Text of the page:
Ilya S. Savenok/Getty Images for Savage X Fenty
The first major dust-up of record that happened was way back in 1990 at a Michael Kors' show, which was held in a loft space…which was clearly unfinished as plaster literally fell from the ceiling onto some of the industry's top critics, with THE Anna Wintour even helping to pick plaster from their heads, per Elle. Can you just imagine that happening today? (Oh, the memes we could've had.)
Kors' isn't the only major designer to deal with venue issues, as several guests were injured when they were struck by falling lighting equipment during Diane Von Furstenberg's show in 2005.
A Cosmopolitan fashion market director who needed stitches after being struck in the head sued the designer for medical compensation as well as payment for pain and suffering.
Scandal would strike again for Kors, a former Project Runway judge, in 2003, when PETA crashed his show to throw tofu pies at Wintour and (gasp!) Sarah Jessica Parker.
It wasn't PETA's first time crashing the event in protest of the use of animal fur and skin, as they also threw red paint on the runway at Randolph Duke's show in 2000, an incident that likely inspired the paint-throwing scene in the Sex and the City movie. (God, Samantha missed New York!)
Of course, you can't relive past NYFW drama without bringing some Real Housewives into the mix, and the ladies of RHONY have definitely had their fair share of front row woes.
In 2008, Jill Zarin stormed out of a Luca Luca show because she was NOT seated in the front row. She later tried to explain her behavior, saying, "I was having a bad day, was not in a good mood," and that she wanted to be home to see her daughter after her first day of school.
At the Pamella Roland show in 2010, Bethenny Frankel and Luann de Lesseps got into a heated argument when the Skinnygirl mogul thought Lu was taking some digs at her over her feud with Zarin. "I don't like you and I think you're a snake," Frankel seethed. The Countess' response? "You're nasty and I'm not going to do this here."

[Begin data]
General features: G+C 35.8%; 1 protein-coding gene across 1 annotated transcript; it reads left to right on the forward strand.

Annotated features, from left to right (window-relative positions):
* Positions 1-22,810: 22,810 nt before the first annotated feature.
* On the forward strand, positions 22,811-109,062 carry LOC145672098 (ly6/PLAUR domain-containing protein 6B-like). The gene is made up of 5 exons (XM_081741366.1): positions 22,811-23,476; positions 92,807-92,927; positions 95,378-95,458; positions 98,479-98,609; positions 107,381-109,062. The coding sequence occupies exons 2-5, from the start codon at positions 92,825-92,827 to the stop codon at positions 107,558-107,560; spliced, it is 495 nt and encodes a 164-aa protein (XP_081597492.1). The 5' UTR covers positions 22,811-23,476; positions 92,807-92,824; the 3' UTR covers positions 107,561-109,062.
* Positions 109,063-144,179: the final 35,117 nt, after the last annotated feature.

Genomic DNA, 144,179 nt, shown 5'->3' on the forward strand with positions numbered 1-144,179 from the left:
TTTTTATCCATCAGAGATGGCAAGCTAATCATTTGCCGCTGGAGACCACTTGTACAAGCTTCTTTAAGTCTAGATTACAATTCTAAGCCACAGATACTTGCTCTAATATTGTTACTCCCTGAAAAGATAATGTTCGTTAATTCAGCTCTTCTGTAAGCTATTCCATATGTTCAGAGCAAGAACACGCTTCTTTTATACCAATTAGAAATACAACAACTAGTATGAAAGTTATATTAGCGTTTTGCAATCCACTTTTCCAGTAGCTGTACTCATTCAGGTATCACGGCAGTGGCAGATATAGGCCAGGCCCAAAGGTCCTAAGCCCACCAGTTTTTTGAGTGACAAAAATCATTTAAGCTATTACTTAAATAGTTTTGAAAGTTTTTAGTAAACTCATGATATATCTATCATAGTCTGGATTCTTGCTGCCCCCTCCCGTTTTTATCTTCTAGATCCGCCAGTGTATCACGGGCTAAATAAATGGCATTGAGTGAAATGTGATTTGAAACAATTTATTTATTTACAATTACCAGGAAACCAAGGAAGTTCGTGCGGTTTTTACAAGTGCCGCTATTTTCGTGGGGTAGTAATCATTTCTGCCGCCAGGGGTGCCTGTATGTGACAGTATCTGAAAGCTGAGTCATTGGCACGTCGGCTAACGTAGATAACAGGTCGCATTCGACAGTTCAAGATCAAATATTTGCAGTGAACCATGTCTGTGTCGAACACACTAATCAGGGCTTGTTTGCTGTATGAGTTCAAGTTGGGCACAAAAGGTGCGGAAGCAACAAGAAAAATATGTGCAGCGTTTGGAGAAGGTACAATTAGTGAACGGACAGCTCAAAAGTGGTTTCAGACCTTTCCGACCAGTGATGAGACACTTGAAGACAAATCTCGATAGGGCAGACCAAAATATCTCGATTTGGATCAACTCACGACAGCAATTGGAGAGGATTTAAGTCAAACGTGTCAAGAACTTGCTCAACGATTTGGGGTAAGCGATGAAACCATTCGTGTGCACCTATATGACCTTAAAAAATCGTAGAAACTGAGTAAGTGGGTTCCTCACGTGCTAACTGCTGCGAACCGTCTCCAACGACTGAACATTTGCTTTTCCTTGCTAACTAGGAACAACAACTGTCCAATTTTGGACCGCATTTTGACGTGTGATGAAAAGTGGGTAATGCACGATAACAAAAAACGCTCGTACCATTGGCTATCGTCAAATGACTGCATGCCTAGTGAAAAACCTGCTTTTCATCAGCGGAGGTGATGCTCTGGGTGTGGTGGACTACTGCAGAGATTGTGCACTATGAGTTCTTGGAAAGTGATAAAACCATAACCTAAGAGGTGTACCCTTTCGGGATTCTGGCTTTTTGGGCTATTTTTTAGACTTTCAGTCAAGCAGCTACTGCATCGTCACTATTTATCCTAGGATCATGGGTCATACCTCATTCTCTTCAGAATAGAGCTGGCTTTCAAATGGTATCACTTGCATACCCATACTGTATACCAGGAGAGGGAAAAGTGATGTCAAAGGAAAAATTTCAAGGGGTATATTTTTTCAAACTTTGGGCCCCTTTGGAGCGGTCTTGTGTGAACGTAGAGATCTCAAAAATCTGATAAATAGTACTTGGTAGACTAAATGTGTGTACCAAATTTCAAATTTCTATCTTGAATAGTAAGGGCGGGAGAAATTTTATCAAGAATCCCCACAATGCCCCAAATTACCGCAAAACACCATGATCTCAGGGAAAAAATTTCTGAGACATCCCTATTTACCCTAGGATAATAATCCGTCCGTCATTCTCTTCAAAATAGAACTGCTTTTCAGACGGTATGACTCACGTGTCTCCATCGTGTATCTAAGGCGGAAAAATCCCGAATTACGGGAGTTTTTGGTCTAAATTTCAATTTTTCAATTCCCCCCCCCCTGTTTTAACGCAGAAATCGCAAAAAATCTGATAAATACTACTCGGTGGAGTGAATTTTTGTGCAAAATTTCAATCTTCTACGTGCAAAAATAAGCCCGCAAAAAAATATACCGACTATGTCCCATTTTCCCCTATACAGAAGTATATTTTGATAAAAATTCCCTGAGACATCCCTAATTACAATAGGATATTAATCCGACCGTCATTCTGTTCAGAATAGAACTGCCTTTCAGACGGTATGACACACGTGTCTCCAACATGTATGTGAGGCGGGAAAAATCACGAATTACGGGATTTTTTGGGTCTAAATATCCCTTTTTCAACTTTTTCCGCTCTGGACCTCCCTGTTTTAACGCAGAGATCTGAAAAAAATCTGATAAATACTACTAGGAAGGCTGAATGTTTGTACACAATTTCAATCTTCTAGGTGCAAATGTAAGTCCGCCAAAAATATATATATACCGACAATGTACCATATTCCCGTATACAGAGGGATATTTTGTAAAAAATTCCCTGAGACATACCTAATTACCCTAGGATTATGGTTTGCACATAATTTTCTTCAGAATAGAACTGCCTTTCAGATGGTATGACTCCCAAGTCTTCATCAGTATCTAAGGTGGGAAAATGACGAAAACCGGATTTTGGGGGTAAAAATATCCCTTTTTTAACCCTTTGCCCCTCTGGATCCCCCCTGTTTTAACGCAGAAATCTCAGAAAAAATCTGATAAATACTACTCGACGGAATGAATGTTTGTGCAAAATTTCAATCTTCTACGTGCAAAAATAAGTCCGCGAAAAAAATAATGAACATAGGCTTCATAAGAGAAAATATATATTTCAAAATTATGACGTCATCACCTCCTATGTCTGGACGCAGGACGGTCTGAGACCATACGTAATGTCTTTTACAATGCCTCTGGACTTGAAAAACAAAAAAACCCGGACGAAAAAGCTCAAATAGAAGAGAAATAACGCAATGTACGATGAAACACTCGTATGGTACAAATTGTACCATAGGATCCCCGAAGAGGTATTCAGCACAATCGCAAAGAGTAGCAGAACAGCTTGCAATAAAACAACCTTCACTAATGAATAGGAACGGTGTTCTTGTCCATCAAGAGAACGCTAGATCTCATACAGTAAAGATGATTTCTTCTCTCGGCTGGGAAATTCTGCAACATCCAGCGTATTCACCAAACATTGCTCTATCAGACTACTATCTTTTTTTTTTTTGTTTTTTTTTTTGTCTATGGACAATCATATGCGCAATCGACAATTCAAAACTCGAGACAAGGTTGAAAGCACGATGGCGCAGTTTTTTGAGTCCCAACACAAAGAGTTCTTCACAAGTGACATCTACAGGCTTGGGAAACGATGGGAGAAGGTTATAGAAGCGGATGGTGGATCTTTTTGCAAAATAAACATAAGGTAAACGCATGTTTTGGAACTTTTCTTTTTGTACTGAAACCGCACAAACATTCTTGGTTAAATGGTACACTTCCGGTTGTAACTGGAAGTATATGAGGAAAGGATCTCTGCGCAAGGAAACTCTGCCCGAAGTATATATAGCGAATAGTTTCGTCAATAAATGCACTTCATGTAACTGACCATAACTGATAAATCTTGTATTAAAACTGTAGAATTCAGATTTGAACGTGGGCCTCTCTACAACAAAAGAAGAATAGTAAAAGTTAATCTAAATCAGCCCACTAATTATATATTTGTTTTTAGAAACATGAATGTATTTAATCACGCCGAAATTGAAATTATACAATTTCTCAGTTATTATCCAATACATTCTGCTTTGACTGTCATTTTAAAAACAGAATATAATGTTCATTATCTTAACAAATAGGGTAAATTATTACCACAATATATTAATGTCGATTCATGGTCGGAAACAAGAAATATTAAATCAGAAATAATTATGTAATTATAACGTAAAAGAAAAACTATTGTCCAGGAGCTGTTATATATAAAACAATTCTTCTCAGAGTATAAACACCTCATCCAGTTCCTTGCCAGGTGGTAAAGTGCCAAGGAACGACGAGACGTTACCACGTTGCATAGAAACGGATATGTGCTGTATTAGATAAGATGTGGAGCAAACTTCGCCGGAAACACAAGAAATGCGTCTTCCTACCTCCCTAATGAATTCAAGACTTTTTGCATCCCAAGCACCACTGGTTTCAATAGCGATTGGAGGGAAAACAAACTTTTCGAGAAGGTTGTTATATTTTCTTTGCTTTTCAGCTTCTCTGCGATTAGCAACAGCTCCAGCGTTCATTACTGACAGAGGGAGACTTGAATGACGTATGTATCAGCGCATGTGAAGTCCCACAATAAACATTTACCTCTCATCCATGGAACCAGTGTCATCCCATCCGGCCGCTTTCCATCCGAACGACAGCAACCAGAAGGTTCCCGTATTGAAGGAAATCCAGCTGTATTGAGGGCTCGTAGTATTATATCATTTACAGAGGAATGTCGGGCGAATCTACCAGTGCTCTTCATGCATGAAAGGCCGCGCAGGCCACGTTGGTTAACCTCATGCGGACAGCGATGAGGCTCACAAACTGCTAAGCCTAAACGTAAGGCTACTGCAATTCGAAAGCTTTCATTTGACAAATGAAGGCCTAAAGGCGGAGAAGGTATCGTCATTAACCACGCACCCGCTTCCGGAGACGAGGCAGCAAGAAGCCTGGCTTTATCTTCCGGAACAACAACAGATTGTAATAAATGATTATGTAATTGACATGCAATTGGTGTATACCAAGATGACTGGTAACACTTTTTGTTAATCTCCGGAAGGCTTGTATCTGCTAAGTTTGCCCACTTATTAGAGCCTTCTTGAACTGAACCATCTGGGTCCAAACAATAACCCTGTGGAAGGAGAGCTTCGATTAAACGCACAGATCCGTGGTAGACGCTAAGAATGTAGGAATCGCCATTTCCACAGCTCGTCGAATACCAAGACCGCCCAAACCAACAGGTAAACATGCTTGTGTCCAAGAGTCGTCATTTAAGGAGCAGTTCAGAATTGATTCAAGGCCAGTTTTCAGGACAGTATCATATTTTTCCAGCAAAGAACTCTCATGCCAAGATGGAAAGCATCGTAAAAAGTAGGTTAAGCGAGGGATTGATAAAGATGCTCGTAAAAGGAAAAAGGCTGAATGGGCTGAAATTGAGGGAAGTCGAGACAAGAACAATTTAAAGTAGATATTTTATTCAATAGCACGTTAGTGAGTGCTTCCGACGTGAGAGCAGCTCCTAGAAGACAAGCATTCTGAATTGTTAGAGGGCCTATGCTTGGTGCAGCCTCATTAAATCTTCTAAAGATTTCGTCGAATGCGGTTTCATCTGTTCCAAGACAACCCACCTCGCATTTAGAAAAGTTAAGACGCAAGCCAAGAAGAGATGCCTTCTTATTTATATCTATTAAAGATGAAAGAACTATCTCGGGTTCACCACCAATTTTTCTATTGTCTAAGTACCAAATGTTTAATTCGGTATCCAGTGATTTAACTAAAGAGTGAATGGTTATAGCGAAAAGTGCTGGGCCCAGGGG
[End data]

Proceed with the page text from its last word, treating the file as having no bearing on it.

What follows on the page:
But Frankel's Fashion Week drama wasn't done just yet, as she was then seated next to co-star/enemy Kelly Killoren Bensimon. Awkward tension and a name-drop off immediately ensued!
And just this past NYFW, the current roster of New York ladies apparently were causing somewhat of a scene at Pamella Roland's show, per the gospel according to Page Six.
Dorinda Medley, Ramona Singer, Sonja Morgan and Tinsley Mortimer were all reportedly filming for the show, which was "disruptive" to the rest of the attendees. No word yet if Singer yelled for everyone to "Take a Xanax! Calm down!"
At least the RHONY ladies' presence at a show ever got someone fired, which is what happened to Kelly Cutrone, she of The Hills' scary boss lady fame, when she had Ashley Dupre attend the Yigal Azrouël show in 2009.
Don't remember who Duprel is? Well, get ready for a blast from political scandal past as she was the call girl who infamously hooked up with then NY governor Eliot Spitzer, so fashion insiders were aghast.
"Following the showing of his Fall Winter 2009 Collection, Yigal Azrouël has decided to fire front-of-house PR Company, People's Revolution, for mismanagement," a press release sent after the event said, per the NY Daily News.
Cutrone, cool as a cucumber as ever, told the paper, "I've been fired before, and I'll be fired again. It's the nature of our industry, and it doesn't upset me."
"It was awful, but I got back up," the Oscar winner told E! News after the scary incident, which was caught on-camera. "It can be terrifying," she added of the paparazzi's sometimes invasive ways.
But the saddest NYFW of all happened in 2012, when 95-year-old socialite Zelda Kaplan died after collapsing at designer Joanna Mastroianni.
"I was sitting right next to her. She flopped over in my lap," Fashion Calendar published Ruth Finley told the Associated Press. "The show was just starting. I thought she fainted. Two men carried her out."